How to Tell People You Have Bipolar II Disorder: Part 1 – Friends and Family

friends hugging

Bipolar II Disorder is a complicated illness to have and experience, let alone to explain to others. The “should I or shouldn’t I tell them” dilemma can be a major source of anxiety. It comes up over and over again. Figuring out how to tell your family and friends can be difficult.

Sometimes you probably shouldn’t avoid telling people, and it’s a question of how – people like family, close friends.

Telling the People Closest to You

Whether you’ve just been diagnosed or not, the process is the same. If, however, your family, friends, cat, and girlfriend have all just witnessed a mixed episode meltdown complete with blasting music at 3am and punching holes in the walls, or a protracted depressive episode, or more seriously a hospitalization, it would be wise to address that right away.

Your words and time would probably be wasted on the cat, though.

The first thing you need to be prepared for is present a concise and accurate picture of bipolar disorder, and be prepared to answer questions about it. It’s good if you have resources to point people to as well.

Think about anecdotes from your life that you can use to get messages across about how bipolar disorder affects your. Sometimes you’ll want to underscore how difficult it can be, and sometimes you need to highlight ways it doesn’t affect your life.

How to Start

I recommend avoiding leading off with statements like “there’s something I’ve been wanting to tell you,” “I need to tell you something,” or “I have terrible news to share with you.” Not only will you make the people you’re talking to uncomfortable and apprehensive (are you moving to Antarctica? are you dying? did we declare war on Canada and I haven’t heard about it yet?), you will also sound nervous. It’s important to seem relaxed and comfortable with the subject – that will set the tone for the people you’re talking to, and they’ll probably follow your lead.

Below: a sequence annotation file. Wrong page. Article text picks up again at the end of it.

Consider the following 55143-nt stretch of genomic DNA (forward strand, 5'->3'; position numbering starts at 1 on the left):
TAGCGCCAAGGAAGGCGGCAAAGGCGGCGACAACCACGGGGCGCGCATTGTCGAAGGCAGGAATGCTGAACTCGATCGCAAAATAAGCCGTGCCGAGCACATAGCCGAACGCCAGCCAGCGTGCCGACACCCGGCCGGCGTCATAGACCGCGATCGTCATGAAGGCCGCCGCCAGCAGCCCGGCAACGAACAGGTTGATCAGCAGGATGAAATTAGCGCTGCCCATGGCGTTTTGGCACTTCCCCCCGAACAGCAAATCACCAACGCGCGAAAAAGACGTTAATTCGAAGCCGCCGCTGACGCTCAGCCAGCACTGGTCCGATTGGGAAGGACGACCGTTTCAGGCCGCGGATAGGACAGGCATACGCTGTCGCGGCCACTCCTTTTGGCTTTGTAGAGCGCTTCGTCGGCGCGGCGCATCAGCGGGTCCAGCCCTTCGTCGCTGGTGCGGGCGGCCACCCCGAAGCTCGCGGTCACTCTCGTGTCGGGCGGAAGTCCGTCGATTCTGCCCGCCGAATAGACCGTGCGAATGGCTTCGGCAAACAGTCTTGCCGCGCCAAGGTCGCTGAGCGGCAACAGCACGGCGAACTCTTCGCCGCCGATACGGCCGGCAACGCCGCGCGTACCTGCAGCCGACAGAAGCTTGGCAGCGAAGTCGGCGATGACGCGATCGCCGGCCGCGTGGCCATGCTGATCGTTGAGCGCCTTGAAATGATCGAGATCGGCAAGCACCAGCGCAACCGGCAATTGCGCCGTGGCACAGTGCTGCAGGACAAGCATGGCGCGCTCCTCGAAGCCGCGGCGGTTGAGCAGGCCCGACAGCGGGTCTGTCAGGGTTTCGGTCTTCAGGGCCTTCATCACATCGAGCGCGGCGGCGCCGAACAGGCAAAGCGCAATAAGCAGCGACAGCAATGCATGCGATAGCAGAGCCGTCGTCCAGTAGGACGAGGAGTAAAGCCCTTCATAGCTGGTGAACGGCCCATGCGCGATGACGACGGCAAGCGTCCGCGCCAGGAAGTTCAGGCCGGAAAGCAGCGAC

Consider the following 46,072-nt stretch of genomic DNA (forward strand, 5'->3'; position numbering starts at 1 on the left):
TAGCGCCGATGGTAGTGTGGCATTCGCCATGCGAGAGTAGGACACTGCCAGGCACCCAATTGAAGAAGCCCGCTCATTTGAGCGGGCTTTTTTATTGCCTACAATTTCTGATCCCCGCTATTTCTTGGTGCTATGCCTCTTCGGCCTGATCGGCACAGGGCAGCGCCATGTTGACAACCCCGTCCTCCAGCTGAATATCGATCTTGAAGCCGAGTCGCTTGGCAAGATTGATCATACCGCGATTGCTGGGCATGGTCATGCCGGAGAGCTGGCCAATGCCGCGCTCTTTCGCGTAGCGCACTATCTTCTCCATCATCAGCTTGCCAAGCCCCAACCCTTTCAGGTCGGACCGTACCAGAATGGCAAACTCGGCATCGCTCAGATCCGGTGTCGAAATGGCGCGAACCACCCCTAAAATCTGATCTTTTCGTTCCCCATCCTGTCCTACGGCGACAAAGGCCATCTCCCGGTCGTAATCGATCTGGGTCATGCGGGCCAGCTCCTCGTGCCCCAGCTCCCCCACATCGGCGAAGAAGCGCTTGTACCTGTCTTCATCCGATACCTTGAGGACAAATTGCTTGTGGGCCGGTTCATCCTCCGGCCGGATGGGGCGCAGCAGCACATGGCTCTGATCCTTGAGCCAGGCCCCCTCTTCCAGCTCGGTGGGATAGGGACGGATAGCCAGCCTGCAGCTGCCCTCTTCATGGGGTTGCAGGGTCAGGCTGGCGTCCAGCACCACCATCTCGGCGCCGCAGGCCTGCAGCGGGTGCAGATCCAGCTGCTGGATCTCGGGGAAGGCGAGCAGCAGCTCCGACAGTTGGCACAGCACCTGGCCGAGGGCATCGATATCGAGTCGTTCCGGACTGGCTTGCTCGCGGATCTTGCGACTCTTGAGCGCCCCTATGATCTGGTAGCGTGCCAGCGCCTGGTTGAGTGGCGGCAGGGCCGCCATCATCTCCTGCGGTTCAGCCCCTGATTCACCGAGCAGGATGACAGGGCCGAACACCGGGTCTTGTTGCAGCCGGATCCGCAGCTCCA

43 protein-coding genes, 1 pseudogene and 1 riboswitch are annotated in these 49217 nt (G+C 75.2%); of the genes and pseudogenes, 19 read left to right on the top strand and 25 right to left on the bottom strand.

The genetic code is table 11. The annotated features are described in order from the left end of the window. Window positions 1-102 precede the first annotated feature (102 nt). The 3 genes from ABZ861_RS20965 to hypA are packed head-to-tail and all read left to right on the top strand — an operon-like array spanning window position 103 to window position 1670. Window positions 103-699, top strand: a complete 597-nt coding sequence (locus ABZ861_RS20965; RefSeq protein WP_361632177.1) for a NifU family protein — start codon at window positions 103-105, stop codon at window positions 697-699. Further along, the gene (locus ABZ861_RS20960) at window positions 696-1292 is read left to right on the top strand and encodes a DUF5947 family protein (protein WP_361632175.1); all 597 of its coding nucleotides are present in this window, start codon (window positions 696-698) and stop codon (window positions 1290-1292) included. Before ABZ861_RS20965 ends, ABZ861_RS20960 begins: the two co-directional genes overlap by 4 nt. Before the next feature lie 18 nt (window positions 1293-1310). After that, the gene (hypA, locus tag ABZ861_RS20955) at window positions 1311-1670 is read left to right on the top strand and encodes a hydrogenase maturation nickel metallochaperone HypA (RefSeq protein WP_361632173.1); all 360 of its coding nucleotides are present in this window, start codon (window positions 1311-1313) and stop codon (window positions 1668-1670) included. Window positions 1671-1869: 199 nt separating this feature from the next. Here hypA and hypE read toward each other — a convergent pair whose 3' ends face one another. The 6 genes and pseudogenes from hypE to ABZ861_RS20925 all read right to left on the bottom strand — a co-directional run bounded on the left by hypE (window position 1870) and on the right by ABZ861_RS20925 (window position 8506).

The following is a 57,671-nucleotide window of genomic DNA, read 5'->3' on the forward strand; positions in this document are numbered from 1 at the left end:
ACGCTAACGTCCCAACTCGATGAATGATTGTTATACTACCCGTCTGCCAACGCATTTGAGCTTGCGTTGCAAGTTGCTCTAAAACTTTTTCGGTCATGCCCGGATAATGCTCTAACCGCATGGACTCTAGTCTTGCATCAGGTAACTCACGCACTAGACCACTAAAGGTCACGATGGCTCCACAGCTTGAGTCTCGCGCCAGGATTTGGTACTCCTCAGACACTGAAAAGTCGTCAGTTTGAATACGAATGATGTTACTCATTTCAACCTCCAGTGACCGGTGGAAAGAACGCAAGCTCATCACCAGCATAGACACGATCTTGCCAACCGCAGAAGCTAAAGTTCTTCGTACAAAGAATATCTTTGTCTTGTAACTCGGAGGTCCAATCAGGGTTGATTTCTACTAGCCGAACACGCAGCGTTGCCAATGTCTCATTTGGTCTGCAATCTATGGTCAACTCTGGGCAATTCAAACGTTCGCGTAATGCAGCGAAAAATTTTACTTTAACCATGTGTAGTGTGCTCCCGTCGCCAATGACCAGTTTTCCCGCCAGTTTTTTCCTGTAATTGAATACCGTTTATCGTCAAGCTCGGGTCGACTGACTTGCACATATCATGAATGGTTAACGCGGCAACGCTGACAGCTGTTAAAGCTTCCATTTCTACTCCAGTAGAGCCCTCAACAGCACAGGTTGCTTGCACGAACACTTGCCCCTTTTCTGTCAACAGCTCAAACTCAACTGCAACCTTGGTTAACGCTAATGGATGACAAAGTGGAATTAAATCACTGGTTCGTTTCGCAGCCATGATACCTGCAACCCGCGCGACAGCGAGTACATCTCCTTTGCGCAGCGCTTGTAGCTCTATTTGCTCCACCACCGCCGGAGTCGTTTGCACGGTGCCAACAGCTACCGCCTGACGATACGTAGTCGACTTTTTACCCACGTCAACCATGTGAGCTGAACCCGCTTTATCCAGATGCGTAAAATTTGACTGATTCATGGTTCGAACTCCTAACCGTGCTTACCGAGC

This is a good outline for immediate family, and people in established romantic relationships. The setting matters too – somewhere comfortable for the people you’re talking to, or a comfortable but (private) public setting like a restaurant.

How to Finish

You: “I have Bipolar II Disorder” (if there was a related incident, insert here). “It’s a mood disorder, and it can cause low or high mood disturbances unrelated to events in my life. It can also cause problems with focusing, sleep, attention, etc. This is the treatment plan I’m following. Do you have any questions?”

From here you might want to go into more detail, or do that on a one-on-one basis if you’re talking to multiple people. This entirely depends on family dynamics and your relationships.

Good Friends, But Not The Closest

Talking to friends is different. Each friend is different too, of course. That said, these conversations don’t need to be much different from ones with people you’re closer with. These friends don’t necessarily need all the details; aim for the same tone though – approach the subject calmly and casually, leave room for questions, and be prepared to be the strong one.

Some friends you can just… tell them. I went to lunch with one friend and told him “I’ve been going through something. I have bipolar II disorder, and I’ve been dealing with depression for two straight years now. Because of that, I am leaving the area to focus on treatment.” 

I can imagine a long list of reactions a person might have to this. All I can say is that I was really surprised about how often this simple statement prompted friends – sometimes the most tangential – to open up about their own experiences with depression or bipolar disorder, either from direct experience or from watching their family members suffer.

To another friend, I let loose a story spanning six years of my life. I must have talked for twenty minutes. This can happen when someone asks follow-up questions; to her credit she kept asking them during the story, and at the end said she never knew I had been going through all of that and was so sorry.

Getting a strongly negative reaction is going to hurt a lot – I’d stay away from talking about this with someone you expect might react this way. If it does happen, distance yourself from that person, and find someone you can vent and talk to about the experience.

What if Someone Has a Problem or Questions?

There are a lot of resources you can point someone to. You could even encourage them to see a therapist (though that wouldn’t be appropriate to say to everyone).

Here are a few good resources to point people to:

Photo by Helena Lopes from Pexels

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